Conservation biology cannot be concerned solely with preserving what remains. With many habitat types reduced to as little as 1% (e.g., tallgrass prairie east of the Mississippi River, USA) or even 0.1% (e.g., Central Valley riparian forest, California, USA) of their original area (see references in Noss et al. 1995), protecting what is left often represents “too little, too late.” Even habitat types that remain relatively common often occur in isolated patches that are too small for long-term conservation of viable populations of all organisms, particularly those of large carnivores and ungulates (Schonewald-Cox 1983). For these reasons, effective preservation of biodiversity may require investment in ecological restoration to increase the size as well as the connectivity of available habitat (Jordan et al. 1988). Restoration will be especially vital for restoring native diversity to many of the world’s most fertile and productive communities, where habitat destruction resulting from human activities has been concentrated (Janzen 1988).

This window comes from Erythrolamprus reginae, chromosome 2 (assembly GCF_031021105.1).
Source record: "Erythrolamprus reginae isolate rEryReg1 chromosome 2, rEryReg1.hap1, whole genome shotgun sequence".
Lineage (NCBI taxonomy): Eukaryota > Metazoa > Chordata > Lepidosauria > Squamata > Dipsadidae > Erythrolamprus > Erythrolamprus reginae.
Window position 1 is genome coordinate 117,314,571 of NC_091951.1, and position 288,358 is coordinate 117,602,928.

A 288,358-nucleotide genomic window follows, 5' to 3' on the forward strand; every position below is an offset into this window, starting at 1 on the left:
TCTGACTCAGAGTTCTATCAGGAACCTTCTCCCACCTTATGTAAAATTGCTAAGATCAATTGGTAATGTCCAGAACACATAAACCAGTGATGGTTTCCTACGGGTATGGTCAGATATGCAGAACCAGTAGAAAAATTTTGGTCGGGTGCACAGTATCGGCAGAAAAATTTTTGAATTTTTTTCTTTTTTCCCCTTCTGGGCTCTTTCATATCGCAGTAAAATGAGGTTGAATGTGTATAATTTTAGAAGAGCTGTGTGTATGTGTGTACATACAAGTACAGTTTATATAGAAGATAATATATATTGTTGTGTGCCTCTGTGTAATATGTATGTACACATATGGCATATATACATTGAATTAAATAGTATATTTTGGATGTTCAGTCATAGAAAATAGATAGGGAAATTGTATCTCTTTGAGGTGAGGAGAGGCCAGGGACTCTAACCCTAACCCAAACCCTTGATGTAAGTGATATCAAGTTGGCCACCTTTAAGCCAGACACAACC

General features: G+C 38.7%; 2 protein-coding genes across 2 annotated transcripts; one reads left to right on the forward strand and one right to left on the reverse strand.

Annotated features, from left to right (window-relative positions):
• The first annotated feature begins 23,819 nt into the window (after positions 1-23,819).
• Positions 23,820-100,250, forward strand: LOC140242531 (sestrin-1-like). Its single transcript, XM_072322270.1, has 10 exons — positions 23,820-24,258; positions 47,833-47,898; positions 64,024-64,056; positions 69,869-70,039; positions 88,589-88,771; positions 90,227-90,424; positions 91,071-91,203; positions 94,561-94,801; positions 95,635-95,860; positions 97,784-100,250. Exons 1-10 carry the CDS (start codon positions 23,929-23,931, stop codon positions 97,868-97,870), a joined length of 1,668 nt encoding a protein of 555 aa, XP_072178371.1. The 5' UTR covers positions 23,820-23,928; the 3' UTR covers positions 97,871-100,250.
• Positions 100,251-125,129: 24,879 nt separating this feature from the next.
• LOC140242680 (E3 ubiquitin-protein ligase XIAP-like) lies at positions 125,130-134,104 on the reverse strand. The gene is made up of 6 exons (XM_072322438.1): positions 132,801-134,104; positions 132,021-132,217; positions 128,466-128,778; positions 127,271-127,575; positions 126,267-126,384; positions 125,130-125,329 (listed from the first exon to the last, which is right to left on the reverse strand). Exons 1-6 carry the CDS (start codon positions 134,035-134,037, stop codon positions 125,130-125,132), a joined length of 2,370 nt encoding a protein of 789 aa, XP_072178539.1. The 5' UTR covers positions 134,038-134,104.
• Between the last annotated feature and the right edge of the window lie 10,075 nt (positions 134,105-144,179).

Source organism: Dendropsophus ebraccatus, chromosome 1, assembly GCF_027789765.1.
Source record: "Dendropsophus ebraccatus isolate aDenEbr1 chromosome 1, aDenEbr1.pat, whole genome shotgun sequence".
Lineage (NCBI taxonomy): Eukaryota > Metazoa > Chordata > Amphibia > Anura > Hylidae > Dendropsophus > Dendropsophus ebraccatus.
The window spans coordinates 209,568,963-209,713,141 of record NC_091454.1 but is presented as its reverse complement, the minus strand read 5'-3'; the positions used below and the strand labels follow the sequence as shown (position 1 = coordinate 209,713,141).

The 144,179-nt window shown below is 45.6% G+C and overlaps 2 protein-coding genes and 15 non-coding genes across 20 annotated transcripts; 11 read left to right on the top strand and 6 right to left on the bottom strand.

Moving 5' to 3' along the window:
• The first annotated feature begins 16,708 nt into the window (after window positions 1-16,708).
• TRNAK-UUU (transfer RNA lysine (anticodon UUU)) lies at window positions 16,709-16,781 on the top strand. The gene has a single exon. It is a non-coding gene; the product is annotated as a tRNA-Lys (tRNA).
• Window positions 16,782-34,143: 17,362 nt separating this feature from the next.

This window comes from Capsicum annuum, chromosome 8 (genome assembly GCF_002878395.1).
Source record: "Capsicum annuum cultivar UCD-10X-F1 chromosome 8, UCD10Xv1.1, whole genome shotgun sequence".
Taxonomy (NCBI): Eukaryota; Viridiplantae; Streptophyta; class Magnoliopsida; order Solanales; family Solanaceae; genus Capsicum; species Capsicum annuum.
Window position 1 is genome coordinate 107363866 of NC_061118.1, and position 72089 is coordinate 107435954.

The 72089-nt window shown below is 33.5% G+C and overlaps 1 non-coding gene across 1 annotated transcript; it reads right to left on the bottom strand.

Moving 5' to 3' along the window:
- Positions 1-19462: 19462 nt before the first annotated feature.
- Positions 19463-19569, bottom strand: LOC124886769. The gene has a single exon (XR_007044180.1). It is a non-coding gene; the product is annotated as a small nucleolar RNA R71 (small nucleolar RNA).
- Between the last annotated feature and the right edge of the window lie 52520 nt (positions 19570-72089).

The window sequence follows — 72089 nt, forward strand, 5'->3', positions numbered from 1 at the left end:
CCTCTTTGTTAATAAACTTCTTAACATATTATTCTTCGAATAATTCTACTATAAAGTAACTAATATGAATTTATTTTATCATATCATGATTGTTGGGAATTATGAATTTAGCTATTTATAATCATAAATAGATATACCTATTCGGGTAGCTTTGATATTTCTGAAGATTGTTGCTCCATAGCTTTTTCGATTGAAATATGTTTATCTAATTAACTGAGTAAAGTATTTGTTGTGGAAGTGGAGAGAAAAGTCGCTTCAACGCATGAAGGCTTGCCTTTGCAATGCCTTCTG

Weitere Kapitel dieses Buchs durch Wischen aufrufen
- When do Genetic Considerations Require Special Approaches to Ecological Restoration?
Eric E. Knapp
Andrew R. Dyer
- Springer US
- Chapter 14